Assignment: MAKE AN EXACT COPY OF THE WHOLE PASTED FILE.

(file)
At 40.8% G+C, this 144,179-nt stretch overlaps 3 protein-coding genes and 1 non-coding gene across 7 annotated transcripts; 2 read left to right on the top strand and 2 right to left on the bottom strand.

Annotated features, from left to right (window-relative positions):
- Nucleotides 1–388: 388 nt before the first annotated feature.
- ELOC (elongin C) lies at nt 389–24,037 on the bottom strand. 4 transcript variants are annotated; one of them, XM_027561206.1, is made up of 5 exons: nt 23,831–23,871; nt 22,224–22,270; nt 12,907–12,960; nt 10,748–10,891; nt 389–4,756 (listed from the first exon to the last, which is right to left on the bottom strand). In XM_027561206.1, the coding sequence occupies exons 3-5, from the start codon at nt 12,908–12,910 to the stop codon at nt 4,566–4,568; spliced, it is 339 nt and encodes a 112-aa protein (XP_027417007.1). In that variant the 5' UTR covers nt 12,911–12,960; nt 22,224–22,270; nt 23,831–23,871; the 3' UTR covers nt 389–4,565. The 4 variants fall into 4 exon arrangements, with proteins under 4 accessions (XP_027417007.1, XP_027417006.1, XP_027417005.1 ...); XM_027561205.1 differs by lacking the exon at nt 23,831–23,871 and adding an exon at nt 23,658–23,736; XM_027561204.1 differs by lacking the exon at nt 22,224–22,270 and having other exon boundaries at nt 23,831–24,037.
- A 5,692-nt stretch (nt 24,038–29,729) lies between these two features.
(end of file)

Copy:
At 40.8% G+C, this 144,179-nt stretch overlaps 3 protein-coding genes and 1 non-coding gene across 7 annotated transcripts; 2 read left to right on the top strand and 2 right to left on the bottom strand.

Annotated features, from left to right (window-relative positions):
- Nucleotides 1–388: 388 nt before the first annotated feature.
- ELOC (elongin C) lies at nt 389–24,037 on the bottom strand. 4 transcript variants are annotated; one of them, XM_027561206.1, is made up of 5 exons: nt 23,831–23,871; nt 22,224–22,270; nt 12,907–12,960; nt 10,748–10,891; nt 389–4,756 (listed from the first exon to the last, which is right to left on the bottom strand). In XM_027561206.1, the coding sequence occupies exons 3-5, from the start codon at nt 12,908–12,910 to the stop codon at nt 4,566–4,568; spliced, it is 339 nt and encodes a 112-aa protein (XP_027417007.1). In that variant the 5' UTR covers nt 12,911–12,960; nt 22,224–22,270; nt 23,831–23,871; the 3' UTR covers nt 389–4,565. The 4 variants fall into 4 exon arrangements, with proteins under 4 accessions (XP_027417007.1, XP_027417006.1, XP_027417005.1 ...); XM_027561205.1 differs by lacking the exon at nt 23,831–23,871 and adding an exon at nt 23,658–23,736; XM_027561204.1 differs by lacking the exon at nt 22,224–22,270 and having other exon boundaries at nt 23,831–24,037.
- A 5,692-nt stretch (nt 24,038–29,729) lies between these two features.